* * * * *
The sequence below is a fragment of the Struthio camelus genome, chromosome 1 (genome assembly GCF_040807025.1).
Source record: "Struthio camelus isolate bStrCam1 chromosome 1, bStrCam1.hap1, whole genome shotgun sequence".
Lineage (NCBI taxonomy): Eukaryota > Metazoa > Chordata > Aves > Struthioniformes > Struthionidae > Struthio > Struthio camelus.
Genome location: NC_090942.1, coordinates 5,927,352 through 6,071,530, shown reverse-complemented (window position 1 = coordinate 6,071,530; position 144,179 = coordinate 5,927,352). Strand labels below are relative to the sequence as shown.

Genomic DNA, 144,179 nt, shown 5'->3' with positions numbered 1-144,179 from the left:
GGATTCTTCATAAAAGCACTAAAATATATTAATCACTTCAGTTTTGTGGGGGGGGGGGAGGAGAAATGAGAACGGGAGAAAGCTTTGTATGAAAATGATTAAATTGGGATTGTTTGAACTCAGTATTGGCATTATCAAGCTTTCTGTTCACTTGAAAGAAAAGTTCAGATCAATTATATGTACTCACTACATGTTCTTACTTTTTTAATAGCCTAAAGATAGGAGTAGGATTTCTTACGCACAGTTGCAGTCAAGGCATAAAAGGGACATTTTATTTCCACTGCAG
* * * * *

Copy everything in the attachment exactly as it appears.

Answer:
The sequence below is a fragment of the Struthio camelus genome, chromosome 1 (genome assembly GCF_040807025.1).
Source record: "Struthio camelus isolate bStrCam1 chromosome 1, bStrCam1.hap1, whole genome shotgun sequence".
Lineage (NCBI taxonomy): Eukaryota > Metazoa > Chordata > Aves > Struthioniformes > Struthionidae > Struthio > Struthio camelus.
Genome location: NC_090942.1, coordinates 5,927,352 through 6,071,530, shown reverse-complemented (window position 1 = coordinate 6,071,530; position 144,179 = coordinate 5,927,352). Strand labels below are relative to the sequence as shown.

Genomic DNA, 144,179 nt, shown 5'->3' with positions numbered 1-144,179 from the left:
GGATTCTTCATAAAAGCACTAAAATATATTAATCACTTCAGTTTTGTGGGGGGGGGGGAGGAGAAATGAGAACGGGAGAAAGCTTTGTATGAAAATGATTAAATTGGGATTGTTTGAACTCAGTATTGGCATTATCAAGCTTTCTGTTCACTTGAAAGAAAAGTTCAGATCAATTATATGTACTCACTACATGTTCTTACTTTTTTAATAGCCTAAAGATAGGAGTAGGATTTCTTACGCACAGTTGCAGTCAAGGCATAAAAGGGACATTTTATTTCCACTGCAG